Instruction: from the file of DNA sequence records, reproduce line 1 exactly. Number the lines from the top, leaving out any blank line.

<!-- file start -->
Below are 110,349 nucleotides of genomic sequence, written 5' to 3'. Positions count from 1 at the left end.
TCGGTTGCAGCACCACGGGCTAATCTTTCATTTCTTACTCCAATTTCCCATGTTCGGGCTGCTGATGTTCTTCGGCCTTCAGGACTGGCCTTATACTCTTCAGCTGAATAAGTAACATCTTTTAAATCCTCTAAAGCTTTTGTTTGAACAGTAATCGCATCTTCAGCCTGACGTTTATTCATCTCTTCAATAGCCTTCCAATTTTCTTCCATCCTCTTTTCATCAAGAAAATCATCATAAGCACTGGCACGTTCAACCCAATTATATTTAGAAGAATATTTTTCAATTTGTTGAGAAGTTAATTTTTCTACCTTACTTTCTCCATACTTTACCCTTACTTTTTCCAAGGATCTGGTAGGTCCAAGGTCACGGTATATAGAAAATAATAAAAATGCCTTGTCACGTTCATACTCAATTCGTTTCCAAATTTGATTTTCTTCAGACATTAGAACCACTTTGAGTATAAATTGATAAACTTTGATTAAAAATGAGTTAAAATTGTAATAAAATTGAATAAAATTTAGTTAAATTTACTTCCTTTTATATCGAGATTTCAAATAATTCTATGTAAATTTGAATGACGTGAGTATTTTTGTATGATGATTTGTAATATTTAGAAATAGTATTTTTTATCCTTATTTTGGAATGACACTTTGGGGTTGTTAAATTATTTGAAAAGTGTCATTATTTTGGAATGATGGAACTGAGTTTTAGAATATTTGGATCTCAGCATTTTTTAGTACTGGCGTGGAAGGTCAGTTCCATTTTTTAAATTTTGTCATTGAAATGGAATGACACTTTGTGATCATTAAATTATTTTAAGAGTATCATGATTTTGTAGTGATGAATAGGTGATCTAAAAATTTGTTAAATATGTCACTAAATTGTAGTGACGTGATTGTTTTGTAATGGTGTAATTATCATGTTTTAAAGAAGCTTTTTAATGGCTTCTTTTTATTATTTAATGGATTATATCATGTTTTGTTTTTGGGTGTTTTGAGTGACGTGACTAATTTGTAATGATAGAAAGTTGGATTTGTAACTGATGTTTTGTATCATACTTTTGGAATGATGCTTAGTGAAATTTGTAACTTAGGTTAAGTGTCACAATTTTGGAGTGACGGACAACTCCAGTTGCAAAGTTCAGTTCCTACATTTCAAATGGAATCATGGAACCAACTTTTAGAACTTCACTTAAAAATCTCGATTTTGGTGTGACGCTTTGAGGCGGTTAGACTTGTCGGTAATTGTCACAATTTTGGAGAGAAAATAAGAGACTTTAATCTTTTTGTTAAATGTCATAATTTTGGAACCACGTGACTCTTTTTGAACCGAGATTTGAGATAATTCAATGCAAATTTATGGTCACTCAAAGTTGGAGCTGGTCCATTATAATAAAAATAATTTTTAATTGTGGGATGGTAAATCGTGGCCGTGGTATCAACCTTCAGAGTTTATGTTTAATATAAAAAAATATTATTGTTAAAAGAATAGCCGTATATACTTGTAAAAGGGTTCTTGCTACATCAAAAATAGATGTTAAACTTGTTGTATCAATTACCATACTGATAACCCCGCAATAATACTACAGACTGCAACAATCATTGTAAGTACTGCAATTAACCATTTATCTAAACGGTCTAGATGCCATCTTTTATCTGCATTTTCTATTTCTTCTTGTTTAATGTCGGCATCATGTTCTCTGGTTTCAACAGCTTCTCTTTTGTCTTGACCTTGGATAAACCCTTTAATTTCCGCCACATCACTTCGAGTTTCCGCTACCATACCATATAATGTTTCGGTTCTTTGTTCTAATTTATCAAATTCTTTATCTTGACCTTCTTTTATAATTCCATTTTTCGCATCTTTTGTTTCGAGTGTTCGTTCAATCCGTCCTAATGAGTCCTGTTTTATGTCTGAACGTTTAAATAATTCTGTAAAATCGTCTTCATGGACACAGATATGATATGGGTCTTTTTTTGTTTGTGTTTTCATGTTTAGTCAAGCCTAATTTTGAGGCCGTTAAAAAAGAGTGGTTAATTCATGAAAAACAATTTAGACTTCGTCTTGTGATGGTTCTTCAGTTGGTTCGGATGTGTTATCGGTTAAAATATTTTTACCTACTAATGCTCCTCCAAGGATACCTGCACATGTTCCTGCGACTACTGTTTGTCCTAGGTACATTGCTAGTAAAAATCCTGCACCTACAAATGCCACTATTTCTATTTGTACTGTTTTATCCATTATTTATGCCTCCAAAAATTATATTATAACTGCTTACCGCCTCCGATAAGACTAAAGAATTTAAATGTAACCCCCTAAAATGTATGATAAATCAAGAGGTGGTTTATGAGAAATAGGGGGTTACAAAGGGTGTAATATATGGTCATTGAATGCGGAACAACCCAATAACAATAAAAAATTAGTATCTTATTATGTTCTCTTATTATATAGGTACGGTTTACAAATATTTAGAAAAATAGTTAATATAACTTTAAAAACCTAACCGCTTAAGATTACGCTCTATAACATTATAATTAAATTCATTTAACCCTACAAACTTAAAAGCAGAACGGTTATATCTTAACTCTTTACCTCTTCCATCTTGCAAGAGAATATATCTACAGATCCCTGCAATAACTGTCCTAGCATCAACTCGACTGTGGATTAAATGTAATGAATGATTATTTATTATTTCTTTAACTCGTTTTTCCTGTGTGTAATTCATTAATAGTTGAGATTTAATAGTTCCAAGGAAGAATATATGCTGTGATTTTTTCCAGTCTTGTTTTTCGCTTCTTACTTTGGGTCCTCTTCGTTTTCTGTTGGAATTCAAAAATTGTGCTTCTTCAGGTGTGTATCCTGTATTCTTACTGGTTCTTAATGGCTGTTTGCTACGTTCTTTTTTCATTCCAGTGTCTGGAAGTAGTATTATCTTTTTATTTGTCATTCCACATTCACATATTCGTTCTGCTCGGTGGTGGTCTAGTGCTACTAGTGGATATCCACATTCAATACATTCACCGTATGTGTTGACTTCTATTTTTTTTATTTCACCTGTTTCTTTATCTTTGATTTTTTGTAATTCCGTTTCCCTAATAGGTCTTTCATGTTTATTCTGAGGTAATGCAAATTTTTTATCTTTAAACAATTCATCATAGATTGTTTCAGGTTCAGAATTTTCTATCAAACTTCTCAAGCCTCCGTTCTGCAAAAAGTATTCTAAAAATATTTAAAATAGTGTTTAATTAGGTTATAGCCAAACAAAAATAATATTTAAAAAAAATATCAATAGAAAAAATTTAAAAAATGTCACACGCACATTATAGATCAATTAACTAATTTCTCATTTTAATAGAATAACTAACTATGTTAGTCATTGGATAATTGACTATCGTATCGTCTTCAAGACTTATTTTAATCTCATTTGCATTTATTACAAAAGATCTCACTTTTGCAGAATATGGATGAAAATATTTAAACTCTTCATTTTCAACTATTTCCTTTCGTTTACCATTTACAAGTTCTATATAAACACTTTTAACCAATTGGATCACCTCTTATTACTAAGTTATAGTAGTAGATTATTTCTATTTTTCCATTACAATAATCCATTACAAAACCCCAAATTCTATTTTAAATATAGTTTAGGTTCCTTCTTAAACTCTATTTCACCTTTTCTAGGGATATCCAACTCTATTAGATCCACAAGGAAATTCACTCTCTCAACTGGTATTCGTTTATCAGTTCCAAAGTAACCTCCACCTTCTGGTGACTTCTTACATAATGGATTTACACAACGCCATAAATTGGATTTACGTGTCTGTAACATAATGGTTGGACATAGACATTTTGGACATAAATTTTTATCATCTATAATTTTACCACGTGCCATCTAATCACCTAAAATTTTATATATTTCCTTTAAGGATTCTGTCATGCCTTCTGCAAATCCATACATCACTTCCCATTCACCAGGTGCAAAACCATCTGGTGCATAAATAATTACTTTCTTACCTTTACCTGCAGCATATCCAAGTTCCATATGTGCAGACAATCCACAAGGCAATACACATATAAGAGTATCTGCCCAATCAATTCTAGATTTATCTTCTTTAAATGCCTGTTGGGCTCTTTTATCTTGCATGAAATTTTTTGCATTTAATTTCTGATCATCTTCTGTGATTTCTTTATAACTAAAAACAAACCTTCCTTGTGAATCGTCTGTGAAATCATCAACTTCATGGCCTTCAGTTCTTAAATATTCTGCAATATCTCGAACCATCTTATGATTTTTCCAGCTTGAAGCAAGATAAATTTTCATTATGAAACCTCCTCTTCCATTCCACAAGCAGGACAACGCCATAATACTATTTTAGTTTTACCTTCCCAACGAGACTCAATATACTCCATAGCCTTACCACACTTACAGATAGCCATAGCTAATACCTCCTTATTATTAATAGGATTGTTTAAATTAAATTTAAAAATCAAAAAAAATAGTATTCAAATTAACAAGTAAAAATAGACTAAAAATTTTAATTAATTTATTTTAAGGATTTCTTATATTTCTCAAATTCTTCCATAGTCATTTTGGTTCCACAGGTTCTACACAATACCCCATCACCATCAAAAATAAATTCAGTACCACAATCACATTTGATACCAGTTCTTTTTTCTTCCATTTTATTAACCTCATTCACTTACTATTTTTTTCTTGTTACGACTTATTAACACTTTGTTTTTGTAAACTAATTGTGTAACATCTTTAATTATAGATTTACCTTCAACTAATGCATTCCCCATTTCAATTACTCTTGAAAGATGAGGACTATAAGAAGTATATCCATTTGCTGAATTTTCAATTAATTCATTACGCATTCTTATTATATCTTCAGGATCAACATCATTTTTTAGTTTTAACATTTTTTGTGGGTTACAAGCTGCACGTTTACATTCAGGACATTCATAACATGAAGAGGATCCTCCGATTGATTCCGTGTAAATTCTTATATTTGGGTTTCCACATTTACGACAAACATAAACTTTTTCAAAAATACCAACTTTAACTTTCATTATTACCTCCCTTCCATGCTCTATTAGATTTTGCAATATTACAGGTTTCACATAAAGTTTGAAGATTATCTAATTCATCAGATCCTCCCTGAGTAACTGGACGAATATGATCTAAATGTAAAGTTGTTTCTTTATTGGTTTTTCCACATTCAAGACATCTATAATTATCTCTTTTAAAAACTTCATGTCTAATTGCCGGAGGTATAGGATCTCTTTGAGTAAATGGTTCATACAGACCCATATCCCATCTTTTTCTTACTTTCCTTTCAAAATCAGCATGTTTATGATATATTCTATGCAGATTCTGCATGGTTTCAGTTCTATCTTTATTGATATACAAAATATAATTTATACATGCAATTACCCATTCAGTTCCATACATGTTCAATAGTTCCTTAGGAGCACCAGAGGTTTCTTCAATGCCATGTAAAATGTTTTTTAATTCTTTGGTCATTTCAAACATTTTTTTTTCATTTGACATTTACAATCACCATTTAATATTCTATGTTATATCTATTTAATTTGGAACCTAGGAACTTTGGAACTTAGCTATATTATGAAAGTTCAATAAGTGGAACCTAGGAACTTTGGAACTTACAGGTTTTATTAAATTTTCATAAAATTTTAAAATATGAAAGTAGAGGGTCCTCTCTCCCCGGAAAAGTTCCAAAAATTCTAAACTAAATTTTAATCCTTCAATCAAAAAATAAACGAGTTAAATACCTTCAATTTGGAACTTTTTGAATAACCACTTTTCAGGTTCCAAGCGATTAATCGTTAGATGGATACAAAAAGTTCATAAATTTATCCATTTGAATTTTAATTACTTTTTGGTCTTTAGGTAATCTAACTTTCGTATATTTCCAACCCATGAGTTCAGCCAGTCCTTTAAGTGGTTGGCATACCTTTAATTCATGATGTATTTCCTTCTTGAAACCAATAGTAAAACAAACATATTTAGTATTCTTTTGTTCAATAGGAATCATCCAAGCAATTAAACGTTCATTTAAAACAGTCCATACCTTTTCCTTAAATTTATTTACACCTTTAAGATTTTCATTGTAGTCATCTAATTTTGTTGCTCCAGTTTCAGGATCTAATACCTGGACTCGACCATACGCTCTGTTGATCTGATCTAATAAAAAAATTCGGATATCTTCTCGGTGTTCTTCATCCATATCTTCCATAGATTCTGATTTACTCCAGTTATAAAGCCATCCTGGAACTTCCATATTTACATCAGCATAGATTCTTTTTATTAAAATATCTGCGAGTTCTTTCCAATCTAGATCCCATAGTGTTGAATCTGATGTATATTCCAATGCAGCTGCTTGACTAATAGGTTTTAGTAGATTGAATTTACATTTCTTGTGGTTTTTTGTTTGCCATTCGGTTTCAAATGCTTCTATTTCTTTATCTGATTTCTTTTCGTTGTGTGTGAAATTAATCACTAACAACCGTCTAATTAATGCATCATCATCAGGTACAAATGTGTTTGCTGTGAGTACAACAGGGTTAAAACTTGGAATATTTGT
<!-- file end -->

Below are 110,349 nucleotides of genomic sequence, written 5' to 3'. Positions count from 1 at the left end.